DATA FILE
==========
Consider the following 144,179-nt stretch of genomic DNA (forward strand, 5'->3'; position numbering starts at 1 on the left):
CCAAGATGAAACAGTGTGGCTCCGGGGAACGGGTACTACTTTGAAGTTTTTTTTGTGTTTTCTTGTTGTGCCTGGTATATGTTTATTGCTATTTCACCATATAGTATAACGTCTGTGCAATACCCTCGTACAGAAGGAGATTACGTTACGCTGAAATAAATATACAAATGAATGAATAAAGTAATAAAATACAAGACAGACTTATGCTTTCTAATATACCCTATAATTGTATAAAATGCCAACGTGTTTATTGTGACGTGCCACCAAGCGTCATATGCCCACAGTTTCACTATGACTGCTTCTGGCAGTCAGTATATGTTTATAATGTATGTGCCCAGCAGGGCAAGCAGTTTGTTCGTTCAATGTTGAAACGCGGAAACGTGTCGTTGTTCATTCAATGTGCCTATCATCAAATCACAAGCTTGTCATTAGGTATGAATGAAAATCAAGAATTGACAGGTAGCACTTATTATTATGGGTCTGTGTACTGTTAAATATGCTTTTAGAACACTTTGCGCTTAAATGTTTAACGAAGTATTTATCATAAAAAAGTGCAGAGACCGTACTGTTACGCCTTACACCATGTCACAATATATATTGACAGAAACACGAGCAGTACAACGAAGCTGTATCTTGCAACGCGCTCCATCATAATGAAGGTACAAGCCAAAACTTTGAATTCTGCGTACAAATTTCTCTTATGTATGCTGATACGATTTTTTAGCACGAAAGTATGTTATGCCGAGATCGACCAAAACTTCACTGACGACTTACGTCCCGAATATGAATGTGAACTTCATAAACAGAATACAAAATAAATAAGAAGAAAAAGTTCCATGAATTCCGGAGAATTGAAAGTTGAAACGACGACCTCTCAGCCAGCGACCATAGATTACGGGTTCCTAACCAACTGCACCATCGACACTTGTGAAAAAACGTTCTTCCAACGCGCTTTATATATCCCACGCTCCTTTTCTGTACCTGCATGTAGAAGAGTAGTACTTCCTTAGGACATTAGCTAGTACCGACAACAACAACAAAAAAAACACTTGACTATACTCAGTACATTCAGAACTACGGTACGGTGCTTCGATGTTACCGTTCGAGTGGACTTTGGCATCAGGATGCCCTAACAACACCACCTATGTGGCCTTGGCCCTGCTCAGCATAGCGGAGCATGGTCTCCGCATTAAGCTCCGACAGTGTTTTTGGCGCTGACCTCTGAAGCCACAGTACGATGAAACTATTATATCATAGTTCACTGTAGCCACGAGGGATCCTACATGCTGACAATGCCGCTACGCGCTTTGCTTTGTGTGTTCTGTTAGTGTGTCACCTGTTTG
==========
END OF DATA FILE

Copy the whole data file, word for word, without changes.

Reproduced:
Consider the following 144,179-nt stretch of genomic DNA (forward strand, 5'->3'; position numbering starts at 1 on the left):
CCAAGATGAAACAGTGTGGCTCCGGGGAACGGGTACTACTTTGAAGTTTTTTTTGTGTTTTCTTGTTGTGCCTGGTATATGTTTATTGCTATTTCACCATATAGTATAACGTCTGTGCAATACCCTCGTACAGAAGGAGATTACGTTACGCTGAAATAAATATACAAATGAATGAATAAAGTAATAAAATACAAGACAGACTTATGCTTTCTAATATACCCTATAATTGTATAAAATGCCAACGTGTTTATTGTGACGTGCCACCAAGCGTCATATGCCCACAGTTTCACTATGACTGCTTCTGGCAGTCAGTATATGTTTATAATGTATGTGCCCAGCAGGGCAAGCAGTTTGTTCGTTCAATGTTGAAACGCGGAAACGTGTCGTTGTTCATTCAATGTGCCTATCATCAAATCACAAGCTTGTCATTAGGTATGAATGAAAATCAAGAATTGACAGGTAGCACTTATTATTATGGGTCTGTGTACTGTTAAATATGCTTTTAGAACACTTTGCGCTTAAATGTTTAACGAAGTATTTATCATAAAAAAGTGCAGAGACCGTACTGTTACGCCTTACACCATGTCACAATATATATTGACAGAAACACGAGCAGTACAACGAAGCTGTATCTTGCAACGCGCTCCATCATAATGAAGGTACAAGCCAAAACTTTGAATTCTGCGTACAAATTTCTCTTATGTATGCTGATACGATTTTTTAGCACGAAAGTATGTTATGCCGAGATCGACCAAAACTTCACTGACGACTTACGTCCCGAATATGAATGTGAACTTCATAAACAGAATACAAAATAAATAAGAAGAAAAAGTTCCATGAATTCCGGAGAATTGAAAGTTGAAACGACGACCTCTCAGCCAGCGACCATAGATTACGGGTTCCTAACCAACTGCACCATCGACACTTGTGAAAAAACGTTCTTCCAACGCGCTTTATATATCCCACGCTCCTTTTCTGTACCTGCATGTAGAAGAGTAGTACTTCCTTAGGACATTAGCTAGTACCGACAACAACAACAAAAAAAACACTTGACTATACTCAGTACATTCAGAACTACGGTACGGTGCTTCGATGTTACCGTTCGAGTGGACTTTGGCATCAGGATGCCCTAACAACACCACCTATGTGGCCTTGGCCCTGCTCAGCATAGCGGAGCATGGTCTCCGCATTAAGCTCCGACAGTGTTTTTGGCGCTGACCTCTGAAGCCACAGTACGATGAAACTATTATATCATAGTTCACTGTAGCCACGAGGGATCCTACATGCTGACAATGCCGCTACGCGCTTTGCTTTGTGTGTTCTGTTAGTGTGTCACCTGTTTG